Many expenses (different from assets because they provide current or past benefit) are used by companies without paying for them immediately and thus incur a liability.  Some have physical or electronic reminders like the bill from the electric company we just illustrated.  Others are a little more mysterious or without reminders like interest or wages.  When we borrow money over a long period of time the cost to borrow that money is interest.  Every day we have the bank’s money (using it in our business) the amount of interest grows or accrues until we pay the amount owed with a transfer of cash or other assets.  We probably do not want to show the change in the amount of interest owed every day (the bank certainly does) but rather wait until the end of a month or year or other accounting period to show the increase of $600 for interest above.  Employees work in the same way from an accounting standpoint – every hour that the employee works and we utilize their labor in the business the amount the business owes that employee increases.  We probably do not bother to record that increase until the end of the pay period or accounting period when we increase wages expense and increase the current liability (wages payable or accrued wages).  When we pay employees or interest the amount owed is reduced to zero just to start growing again with time going by or employee hours worked.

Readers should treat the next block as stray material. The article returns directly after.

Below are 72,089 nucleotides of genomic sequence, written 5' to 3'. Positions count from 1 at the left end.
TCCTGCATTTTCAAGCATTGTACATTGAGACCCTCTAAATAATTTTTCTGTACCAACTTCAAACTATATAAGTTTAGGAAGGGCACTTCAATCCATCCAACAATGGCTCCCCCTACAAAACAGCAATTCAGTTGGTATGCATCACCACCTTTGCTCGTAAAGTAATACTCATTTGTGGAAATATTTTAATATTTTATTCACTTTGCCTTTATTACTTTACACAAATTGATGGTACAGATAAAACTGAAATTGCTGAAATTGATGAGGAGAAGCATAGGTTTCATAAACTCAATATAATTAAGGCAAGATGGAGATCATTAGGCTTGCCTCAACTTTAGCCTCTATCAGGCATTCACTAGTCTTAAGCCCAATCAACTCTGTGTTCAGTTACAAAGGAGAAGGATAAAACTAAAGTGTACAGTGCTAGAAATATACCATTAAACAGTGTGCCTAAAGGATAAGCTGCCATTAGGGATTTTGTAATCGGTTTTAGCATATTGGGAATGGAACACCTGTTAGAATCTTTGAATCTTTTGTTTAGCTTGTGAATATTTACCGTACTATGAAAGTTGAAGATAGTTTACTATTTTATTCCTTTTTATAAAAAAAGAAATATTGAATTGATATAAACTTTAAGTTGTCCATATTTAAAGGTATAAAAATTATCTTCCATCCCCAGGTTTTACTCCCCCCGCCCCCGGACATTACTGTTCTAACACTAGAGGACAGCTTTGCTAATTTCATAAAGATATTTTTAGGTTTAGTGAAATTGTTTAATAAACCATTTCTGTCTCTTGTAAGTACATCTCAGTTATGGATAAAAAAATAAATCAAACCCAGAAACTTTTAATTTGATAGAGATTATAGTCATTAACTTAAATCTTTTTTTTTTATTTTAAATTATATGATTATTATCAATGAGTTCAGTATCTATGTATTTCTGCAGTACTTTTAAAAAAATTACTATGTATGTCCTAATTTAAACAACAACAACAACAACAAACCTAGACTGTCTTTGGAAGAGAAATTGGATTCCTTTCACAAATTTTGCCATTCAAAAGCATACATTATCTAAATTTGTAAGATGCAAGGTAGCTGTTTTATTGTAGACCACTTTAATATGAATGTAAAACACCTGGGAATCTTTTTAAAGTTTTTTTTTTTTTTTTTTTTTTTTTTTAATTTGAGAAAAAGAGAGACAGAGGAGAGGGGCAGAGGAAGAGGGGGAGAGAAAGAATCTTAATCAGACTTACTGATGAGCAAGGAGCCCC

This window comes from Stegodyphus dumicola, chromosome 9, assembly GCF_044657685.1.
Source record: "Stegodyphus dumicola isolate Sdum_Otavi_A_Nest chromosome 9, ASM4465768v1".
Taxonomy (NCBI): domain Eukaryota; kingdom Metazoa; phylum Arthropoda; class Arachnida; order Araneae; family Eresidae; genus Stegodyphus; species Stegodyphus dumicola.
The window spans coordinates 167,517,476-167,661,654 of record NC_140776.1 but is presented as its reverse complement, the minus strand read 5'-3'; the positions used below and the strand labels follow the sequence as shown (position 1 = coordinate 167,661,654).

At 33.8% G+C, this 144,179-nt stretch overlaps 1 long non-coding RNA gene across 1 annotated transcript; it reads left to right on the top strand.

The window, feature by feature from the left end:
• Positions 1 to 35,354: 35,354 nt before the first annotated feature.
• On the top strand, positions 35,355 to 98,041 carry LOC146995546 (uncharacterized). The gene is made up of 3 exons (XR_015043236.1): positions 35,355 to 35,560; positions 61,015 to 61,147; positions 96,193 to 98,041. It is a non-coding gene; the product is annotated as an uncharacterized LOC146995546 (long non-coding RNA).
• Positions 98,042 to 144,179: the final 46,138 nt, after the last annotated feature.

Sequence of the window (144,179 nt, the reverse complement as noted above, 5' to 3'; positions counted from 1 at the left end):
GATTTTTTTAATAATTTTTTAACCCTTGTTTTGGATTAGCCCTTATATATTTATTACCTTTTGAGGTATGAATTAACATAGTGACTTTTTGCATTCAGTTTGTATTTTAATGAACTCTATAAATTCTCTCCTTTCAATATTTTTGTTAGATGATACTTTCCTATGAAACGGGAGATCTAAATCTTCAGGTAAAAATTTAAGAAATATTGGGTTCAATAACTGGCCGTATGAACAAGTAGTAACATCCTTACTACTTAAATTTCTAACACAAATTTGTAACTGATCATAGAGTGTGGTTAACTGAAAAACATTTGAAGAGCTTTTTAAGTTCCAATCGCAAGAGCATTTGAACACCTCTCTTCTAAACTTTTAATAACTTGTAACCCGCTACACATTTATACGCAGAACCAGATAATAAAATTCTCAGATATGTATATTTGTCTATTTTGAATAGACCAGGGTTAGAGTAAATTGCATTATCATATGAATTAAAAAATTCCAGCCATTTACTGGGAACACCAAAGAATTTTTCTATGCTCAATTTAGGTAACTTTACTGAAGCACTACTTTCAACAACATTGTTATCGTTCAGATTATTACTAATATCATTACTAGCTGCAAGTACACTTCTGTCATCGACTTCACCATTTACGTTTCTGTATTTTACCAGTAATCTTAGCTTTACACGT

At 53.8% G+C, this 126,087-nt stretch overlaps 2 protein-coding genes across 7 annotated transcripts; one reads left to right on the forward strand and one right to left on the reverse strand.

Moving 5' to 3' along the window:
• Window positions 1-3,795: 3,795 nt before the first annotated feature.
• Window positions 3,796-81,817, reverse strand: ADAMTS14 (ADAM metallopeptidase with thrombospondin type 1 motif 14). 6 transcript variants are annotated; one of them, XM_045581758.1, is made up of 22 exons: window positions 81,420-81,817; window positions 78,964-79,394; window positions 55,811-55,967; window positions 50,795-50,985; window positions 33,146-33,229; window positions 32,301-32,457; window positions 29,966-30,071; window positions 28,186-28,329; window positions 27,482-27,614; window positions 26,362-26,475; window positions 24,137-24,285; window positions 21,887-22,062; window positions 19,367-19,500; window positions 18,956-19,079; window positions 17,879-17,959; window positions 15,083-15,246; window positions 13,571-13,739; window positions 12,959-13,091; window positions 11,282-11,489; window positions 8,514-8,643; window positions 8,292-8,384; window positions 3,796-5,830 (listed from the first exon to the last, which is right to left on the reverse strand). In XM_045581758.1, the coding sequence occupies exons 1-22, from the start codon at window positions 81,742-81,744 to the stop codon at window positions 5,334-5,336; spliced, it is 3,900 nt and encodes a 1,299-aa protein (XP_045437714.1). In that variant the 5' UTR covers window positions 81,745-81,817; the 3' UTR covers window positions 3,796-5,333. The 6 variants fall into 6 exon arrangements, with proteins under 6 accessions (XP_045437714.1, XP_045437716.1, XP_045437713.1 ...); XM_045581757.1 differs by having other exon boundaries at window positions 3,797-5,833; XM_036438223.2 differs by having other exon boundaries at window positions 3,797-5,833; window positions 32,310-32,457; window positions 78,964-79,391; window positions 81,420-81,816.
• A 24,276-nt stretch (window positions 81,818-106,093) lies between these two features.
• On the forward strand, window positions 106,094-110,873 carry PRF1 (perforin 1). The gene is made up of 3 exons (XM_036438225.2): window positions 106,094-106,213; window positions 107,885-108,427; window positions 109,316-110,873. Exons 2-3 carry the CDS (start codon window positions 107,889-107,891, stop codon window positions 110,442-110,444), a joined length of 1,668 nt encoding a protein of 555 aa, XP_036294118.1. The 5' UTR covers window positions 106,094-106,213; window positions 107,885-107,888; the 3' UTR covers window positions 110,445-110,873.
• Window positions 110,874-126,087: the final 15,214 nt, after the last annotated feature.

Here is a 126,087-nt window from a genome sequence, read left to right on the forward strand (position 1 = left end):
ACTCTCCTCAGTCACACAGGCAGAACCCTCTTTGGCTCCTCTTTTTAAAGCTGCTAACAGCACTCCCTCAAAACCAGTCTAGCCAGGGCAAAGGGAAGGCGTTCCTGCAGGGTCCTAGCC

Question:  What about the situation where a company receives money from a customer before they have done anything for the customer?

    This situation looks very much like when we borrow cash from the bank like we have seen earlier.  Cash is going to increase while the current liability is going to also increase to keep the equation in balance.  However, instead of settling this liability by giving the customer cash (that is not what they want) we are going to settle the obligation by providing goods or services.  That is the obligation and what is owed as shown below:

    ASSETS =             LIABILITIES +                                                                                  STOCKHOLDERS EQUITY
    CURRENT CURRENT CAPITAL STOCK +                                                        RETAINED EARNINGS
    Increase $1,500 Increase $1,500          
      Decrease $1,000   Increase $1,000